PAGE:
This piece, highlighting the plight of being an out gay teen, is executed poetically and artistically, and could not be timelier. Dan Savage of the It Gets Better Project will be appearing on Friday, March 9 in a special post-show discussion along with his brother Bill Savage. there are matinee performances for school groups Tuesdays-Fridays at 10am, and the March 10 and March 17 shows are pay-what-you-can to make it accessible to students who are unable to attend with a school group. In a questionable move, area Catholic schools are avoiding this production (with the notable exception of St. Josephinum Academy), but have patronized Steppenwolf for Young Adults in the past. Hallie Gordon, Director of Steppenwolf for Young Adults, is quoted in the Sun-Times as saying “We usually have tons of Catholic schools who come to see our shows,” adding that some shows play to half-empty houses. “We’ve been struggling with teachers bringing their students, because of the subject matter. It’s been hard.” This show deserves a high rating on its own artistic merit, and it would be a huge waste to have this work play to partial audiences in the name of ignorance. Add this one to your calendar.

  
Rating: ★★★★
     
   

fml: how Carson McCullers saved my life continues through March 18th at Steppenwolf Downstairs Theatre, 1650 N. Halsted (map), with 10am weekday performances for school groups, public performances Saturdays at 7:30pm and Sundays at 3pm.  Tickets are $15-$20 (2-for-1 pricing on Sundays), and are available by phone (312-335-1650) or online at here. More information at Steppenwolf.org(Running time: 90 minutes without an intermission)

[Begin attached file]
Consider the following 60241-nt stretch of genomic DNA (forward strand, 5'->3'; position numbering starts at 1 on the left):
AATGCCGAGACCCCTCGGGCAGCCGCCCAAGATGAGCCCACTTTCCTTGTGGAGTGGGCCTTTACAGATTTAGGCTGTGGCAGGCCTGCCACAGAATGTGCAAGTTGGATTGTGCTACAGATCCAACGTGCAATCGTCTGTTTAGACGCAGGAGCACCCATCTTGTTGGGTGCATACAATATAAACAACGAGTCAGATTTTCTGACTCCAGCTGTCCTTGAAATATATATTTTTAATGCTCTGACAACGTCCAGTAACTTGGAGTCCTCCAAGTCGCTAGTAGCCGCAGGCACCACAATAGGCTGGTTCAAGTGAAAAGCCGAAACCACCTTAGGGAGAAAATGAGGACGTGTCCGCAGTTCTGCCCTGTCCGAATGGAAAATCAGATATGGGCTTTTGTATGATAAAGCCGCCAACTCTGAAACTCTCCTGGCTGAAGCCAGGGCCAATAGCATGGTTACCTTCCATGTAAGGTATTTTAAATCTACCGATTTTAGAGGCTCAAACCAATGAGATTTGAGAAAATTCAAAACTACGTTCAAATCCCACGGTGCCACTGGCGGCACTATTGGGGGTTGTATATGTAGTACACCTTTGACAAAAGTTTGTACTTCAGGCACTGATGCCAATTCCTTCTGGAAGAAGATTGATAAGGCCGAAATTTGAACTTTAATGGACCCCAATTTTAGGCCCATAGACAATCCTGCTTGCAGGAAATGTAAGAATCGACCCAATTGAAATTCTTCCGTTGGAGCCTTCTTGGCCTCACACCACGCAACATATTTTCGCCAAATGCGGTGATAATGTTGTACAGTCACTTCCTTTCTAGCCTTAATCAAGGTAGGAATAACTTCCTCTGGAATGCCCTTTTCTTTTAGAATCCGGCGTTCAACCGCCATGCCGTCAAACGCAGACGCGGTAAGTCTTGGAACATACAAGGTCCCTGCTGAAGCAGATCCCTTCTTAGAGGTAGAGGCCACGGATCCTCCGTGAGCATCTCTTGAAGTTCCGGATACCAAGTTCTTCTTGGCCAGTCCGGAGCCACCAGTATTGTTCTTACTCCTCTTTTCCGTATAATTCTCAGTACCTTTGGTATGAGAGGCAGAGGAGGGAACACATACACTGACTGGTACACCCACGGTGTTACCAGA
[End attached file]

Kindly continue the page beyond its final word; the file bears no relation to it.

(left to right) Zoe Levin and Bradley Grant Smith in Steppenwolf for Young Adults' production of fml: how Carson McCullers saved my life written by Sarah Gubbins and directed by Joanie Schultz.  Photo by Michael Brosilow.

All photos by Michael Brosilow 


     

artists

cast

Zoe Levin, Ian Daniel McLaren, Lily Mojekwu*, Fiona Robert, Bradley Grant Smith

behind the scenes

Joanie Schultz (director); Chelsea Warren (scenic design); David Hymen (costumes); Lee Keenan (lighting); Thomas Dixon (sound design); Mike Tutaj (projections); Matt Engle (violence choreography); Lydia Conklin (comics artist), Erica Daniels, CSA (casting); Aaron Carter (dramaturg); Cassie Wolgamott* (stage manager); Michael Brosilow (photos)

· * denotes members of Actors Equity 

12-0303

Tags: , , , , , , , , , , , , , , , , , , , , , , , , , , ,

Category: 2012 Reviews, J.H. Palmer, Steppenwolf

Comments (1)

Trackback URL | Comments RSS Feed

There are no comments yet. Why not be the first to speak your mind.

Comments are closed.